The omissions are glaring. Three very basic matters in particular make almost no appearance, and one can read this entire book with hardly an inkling that these even exist:

First, children: Hardly a word about the fact that the main purpose or result of sex is children, or that both sexes want children and are dependent, in different ways, upon the other to get them. Interviews are constructed around the motivations of young people about the “economy” of sex. But allusions to the desire to procreate are fleeting—especially peculiar given extended discussions of marriage, whose main purpose is to structure child-rearing. This is closely connected to #2:

Second, the state: Almost nothing about how government policy not only creates incentives and disincentives but prohibits or now even criminalizes certain things or involves itself increasingly heavy-handedly in the relations of men and women (as we now see). This in turn raises #3:

Third, ideology: There are only passing references to radical feminist or homosexualist ideology that seeks to politicize the relations between the sexes—or (significantly) the ever-changing “genders.” (On the other hand, the book does contain a brief but scathing critique of the self-marginalization of Christian leaders.)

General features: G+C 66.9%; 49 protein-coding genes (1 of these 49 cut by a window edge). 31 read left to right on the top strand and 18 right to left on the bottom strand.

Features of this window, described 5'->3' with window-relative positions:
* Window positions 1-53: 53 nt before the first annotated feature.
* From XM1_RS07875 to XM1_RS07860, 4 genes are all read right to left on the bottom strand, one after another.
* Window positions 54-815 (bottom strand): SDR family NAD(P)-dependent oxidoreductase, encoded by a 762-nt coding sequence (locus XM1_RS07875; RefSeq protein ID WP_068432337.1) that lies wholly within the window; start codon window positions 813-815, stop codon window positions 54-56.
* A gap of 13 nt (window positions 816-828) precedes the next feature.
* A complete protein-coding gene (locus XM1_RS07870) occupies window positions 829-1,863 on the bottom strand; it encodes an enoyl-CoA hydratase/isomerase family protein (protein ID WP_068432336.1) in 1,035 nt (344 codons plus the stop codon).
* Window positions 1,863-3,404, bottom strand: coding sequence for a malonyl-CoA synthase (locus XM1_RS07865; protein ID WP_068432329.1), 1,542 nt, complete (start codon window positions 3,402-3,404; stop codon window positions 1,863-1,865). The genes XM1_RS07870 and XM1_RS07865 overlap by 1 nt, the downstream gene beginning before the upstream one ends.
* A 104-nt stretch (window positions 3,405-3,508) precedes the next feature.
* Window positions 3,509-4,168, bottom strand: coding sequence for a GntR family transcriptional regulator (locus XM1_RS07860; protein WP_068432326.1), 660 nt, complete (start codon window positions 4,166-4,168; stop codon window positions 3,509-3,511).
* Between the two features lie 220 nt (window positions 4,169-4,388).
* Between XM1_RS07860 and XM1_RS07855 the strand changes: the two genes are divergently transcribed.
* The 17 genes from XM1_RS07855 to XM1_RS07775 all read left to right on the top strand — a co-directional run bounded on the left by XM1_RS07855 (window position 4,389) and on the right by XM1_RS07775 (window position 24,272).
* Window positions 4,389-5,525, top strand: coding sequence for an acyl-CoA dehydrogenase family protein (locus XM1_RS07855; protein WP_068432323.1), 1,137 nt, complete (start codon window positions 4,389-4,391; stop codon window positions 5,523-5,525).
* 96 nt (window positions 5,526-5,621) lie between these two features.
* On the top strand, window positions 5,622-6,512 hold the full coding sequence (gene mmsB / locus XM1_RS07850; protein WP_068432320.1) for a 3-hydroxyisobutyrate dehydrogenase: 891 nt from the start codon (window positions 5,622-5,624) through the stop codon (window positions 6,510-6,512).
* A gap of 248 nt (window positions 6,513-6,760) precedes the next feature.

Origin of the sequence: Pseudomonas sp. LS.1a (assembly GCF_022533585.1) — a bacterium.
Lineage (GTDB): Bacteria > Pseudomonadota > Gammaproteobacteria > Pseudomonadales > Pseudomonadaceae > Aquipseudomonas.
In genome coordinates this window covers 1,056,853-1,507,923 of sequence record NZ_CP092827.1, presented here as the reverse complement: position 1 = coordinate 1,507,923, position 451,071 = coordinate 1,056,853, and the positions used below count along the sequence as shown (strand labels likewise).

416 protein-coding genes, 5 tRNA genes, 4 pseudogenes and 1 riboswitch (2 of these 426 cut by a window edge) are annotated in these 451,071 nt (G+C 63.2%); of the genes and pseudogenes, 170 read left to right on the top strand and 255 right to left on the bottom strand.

These three factors are all interconnected in ways that matter. Marriage and sexuality can remain the largely private concerns that Regnerus makes them, with minimal state involvement, until children appear. Then gender roles surface and become inevitable (something which in other contexts Regnerus tends to emphasize). Once children arrive, the state then claims an interest in the matter, a claim that becomes especially critical if the relationship dissolves, something that happens (always) according to terms set by the state, which immediately assumes sovereign authority and sometimes direct control over the children. For similar reasons, radical political ideology had, until recently, relatively little leverage or influence in private relationships without children, because there was little leverage for the state to enter private life. (Even these limitations may now be eroding, as indicated by recent “sexual harassment” scandals, but Regnerus does not analyze this; he simply accepts it at face value.) Along with children and a “state interest,” ideology becomes much more than cultural pressure (which is how he treats it); it then sets legal rules and allows the state to enter and regulate the private lives of people who are not criminals. Sexual relations then take place, as the lawyers say, “in the shadow of the law” and of government policy.